The Life of JOHN STOW. vij

The Life of JOHN STOW.

"Pleaseth it your Honour and Worships to understand, That where your Orator, JOHN STOW, Citizen of this City, hath heretofore, to wit for the Space of Twenty Five Years past, (besides his Chronicle, Dedicated to the Right Honourable the Earl of Leicester,) set forth divers Summaries, Dedicated to the Lord Maior, his Brethren the Aldermen, and Commoners of this City: In all which he hath especially noted the memorable Acts of famous Citizens, by them done, to the great Benefit of the Commonwealth, and Honour of the same City, as also, in shewing themselves thankful unto God, have left a godly Example to the Posterity, to be embraced and imitated. In Consideration whereof, the said JOHN STOW mindeth shortly, if God so permit, to set forth a far larger Summary, or Chronicle of this City and Citizens thereof, than hereto hath been published. And forasmuch as the Search of Records in the Arches, and elsewhere, cannot but be chargeable to the said JOHN; as heretofore for many Years it hath been altogether of his own Charges; besides his other Travails and Study; he now humbly craveth your Honours and Worships Aid, in Consideration of the Premises, to bestow on him the Benefit of Two Freemen, such as your Honour and Worships shall like, to be admitted into the Freedom of this City. Whereby he may be helped somewhat towards his Charges, &c. And your Orator shall daily pray for your Honours and Worships Prosperity during Life." This I took from his own Original; which was a pretty, neat, small Hand; and Spelt well, according to the manner in those Days. And very probably Stow obtained this Favour from the Court.

Such another Petition he made to the said Court, in Consideration of his past Labours and Charges for the Service of the Publick; and especially the City; desiring a Pension Yearly: Which I will join to the former, though made some Years after: Herein he writes, "That he was of the Age of Threescore Years and Four; and that he had for the Space of almost Thirty Years last past, besides his Chronicles Dedicated to the Earl of Leicester, set forth divers Summaries, Dedicated to them, &c. He therefore petitioneth them to bestow on him some Yearly Pension, or otherwise: Whereby he might reap somewhat towards his great Charges."

For a Pension.

After his Summary, he published, in the Year 1600, (now after near Forty Years Study of History) his Flores Historiarum, that is, his ANNALS of this Land, from the Time of the Ancient Britains to his own; these were nothing else but his Summary greatly enlarged: Which he Dedicated to Archbishop Whitgift, moved thereunto, as he writ, by reason of that Prelate's great Love, and entire Affection to all good Letters in general, and to Antiquities in Parti- cular: Which had been so Singular, that all that liked and loved good Studies, did justly esteem him their principal Patron. This Epistle Dedicatory he dated from London, November the 24th, 1600. This Book was set forth again in the Year 1605, by Stow himself, with Enlargements, in the Black Letter, in a thick Quarto, Printed by George Bishop. And even this was but a Contraction of a far larger Composition of the History of England; which he had been Forty Years and more a collecting out of some Hundreds of Ancient Authors, Registers, Chronicles, Lives, &c. and Writings of particular Cities and Towns. These Annals, I say, were but an Abstract of a far larger Work, which he had gathered, and meant to have Published; but the Printer, for some private Respects, (fearing, I suppose, the Charges) chose rather to be concerned, for the present, in publishing more briefly Annals only of that History. In the next Page after his Epistle to the Reader, he sets down the Names of the Authors and Registers, Chronicles, Records, Books of Monasteries, Charters, &c. whence he collected these his Annals: And one cannot but observe his infinite Pains, by that vast Number of them, both Ancient and Modern, that he had perused, and made Use of for his Purpose.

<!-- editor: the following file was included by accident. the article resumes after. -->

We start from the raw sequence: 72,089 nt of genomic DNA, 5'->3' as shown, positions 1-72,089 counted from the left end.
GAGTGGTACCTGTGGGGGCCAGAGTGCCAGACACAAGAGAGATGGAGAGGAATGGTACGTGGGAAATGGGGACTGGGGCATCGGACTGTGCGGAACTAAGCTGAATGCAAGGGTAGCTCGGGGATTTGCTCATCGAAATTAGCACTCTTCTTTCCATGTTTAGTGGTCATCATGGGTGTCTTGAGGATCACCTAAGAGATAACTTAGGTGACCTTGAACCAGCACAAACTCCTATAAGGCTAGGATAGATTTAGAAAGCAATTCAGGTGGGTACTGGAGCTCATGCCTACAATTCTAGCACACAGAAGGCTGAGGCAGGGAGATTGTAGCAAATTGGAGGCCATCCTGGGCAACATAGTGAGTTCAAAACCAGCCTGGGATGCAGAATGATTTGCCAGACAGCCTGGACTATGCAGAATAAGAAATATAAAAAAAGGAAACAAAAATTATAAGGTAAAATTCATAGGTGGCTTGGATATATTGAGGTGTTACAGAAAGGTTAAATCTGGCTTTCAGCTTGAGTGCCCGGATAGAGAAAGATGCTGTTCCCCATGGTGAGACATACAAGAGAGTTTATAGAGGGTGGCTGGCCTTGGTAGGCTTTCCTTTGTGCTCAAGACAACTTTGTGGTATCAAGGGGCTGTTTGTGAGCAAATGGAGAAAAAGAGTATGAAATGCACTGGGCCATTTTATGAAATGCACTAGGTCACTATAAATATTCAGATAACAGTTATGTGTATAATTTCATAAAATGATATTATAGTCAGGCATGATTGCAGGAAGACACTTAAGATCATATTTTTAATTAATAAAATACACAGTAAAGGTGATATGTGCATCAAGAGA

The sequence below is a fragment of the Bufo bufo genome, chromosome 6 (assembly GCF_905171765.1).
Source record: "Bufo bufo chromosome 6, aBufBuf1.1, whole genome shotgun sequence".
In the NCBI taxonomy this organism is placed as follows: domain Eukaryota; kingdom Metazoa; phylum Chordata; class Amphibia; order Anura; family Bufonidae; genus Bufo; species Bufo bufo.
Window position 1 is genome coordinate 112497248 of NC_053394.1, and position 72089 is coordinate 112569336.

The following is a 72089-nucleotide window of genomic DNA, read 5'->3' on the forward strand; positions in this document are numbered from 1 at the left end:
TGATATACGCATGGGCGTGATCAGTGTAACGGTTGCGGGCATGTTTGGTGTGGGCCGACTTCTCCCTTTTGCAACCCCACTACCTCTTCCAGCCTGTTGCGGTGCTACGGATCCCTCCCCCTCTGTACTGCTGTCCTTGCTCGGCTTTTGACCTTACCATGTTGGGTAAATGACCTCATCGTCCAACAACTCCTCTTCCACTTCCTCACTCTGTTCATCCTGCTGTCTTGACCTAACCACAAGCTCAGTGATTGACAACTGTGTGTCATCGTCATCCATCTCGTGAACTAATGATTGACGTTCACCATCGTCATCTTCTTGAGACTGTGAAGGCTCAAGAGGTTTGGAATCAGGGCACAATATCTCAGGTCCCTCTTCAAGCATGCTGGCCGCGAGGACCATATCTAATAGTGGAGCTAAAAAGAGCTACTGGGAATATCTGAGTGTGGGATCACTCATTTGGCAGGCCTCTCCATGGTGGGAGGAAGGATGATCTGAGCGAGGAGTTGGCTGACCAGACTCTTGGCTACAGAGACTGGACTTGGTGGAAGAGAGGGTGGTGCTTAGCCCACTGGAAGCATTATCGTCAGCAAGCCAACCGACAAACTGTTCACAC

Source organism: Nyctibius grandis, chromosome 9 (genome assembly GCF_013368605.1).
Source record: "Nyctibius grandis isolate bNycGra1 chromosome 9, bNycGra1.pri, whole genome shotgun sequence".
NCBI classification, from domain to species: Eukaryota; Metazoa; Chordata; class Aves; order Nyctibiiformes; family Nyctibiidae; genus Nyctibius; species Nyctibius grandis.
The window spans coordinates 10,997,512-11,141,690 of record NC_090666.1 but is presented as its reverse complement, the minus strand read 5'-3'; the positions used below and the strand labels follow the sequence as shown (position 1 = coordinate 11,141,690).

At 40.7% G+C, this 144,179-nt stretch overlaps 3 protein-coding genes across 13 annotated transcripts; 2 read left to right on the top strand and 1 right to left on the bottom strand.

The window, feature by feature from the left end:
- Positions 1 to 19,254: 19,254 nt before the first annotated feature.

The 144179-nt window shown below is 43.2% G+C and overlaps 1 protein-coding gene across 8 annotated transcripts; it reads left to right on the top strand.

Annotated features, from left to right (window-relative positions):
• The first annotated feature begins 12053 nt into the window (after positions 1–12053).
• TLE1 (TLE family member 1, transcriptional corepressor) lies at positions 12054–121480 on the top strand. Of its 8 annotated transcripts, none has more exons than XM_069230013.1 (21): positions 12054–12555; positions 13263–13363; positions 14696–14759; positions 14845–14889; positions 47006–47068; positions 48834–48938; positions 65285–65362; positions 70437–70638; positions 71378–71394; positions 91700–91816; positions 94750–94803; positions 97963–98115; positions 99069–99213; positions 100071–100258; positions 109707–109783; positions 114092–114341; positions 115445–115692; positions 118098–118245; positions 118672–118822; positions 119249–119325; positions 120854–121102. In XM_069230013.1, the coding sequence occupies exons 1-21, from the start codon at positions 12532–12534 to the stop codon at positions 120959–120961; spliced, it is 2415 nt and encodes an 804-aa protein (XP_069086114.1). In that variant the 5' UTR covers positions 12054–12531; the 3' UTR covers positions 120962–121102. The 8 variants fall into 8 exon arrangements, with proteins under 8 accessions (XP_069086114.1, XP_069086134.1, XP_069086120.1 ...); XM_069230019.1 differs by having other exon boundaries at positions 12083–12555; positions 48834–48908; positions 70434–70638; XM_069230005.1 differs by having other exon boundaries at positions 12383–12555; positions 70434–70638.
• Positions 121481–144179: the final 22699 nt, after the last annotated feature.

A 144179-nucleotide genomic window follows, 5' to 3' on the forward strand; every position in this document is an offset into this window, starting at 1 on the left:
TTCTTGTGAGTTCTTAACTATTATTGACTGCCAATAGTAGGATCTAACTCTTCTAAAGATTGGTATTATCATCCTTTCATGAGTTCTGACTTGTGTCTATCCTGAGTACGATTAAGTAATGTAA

Sets forth his Annals.

A far larger Work of History prepared by him.

Some Time before, (viz. Anno 1573,) came forth the Voluminous Chronicle of Britain, and the Kings and Queens thereof, Printed and Reprinted by Raphael Hollingshed; being the Laborious Collections of Reiner Wolfe, Printer to the Queen, and a Grave and Learned Citizen, and of others: Which forestalled Stow's said History. But had the good Archbishop Parker lived, (who had set him on Work, both by his Request and Command) it would have long before seen the Light, by that great Prelate's Furtherance, and (no doubt) Expence too. And it must be remembred here, that in the last and largest Edition of the said Chronicle, (which endeth at the Year 1587, and the 29th of the Queen) Stow communicated many considerable Additions to it, as in some Places in his Annals, he lets us know, that he had a Hand in those Chronicles set forth by Hollingshed: Where speaking of a Book called, A Declaration of the favourable Dealing of the Queen's Commissioners, &c. he saith, "He had caused it to be set down in the Continuation of that Chronicle, first collected by Reyner Wolfe, and finished by Ra. Hollingshed." He also inserted into the same Reyner Wolfe's Chronicle continued, A true and plain Declaration of the horrible Treasons, practised by William Parry. Likewise, A True and Summary Report of the Declaration of some part of the Earl of Northumberland's Treasons delivered, &c. "Which, saith Stow, are set down in my Continuation of R. Wolfe's Chronicle." And likewise, a Declaration of the Causes moving the Queen of England to give Aid to the Defence of the People, afflicted and oppressed in

Hollingshed's Chronicle forestalled the Edition of his.

Stow's Additions in that Chronicle.

Annal. Quarto, Page 1177.

Page 1180.

Page 1184, 1186.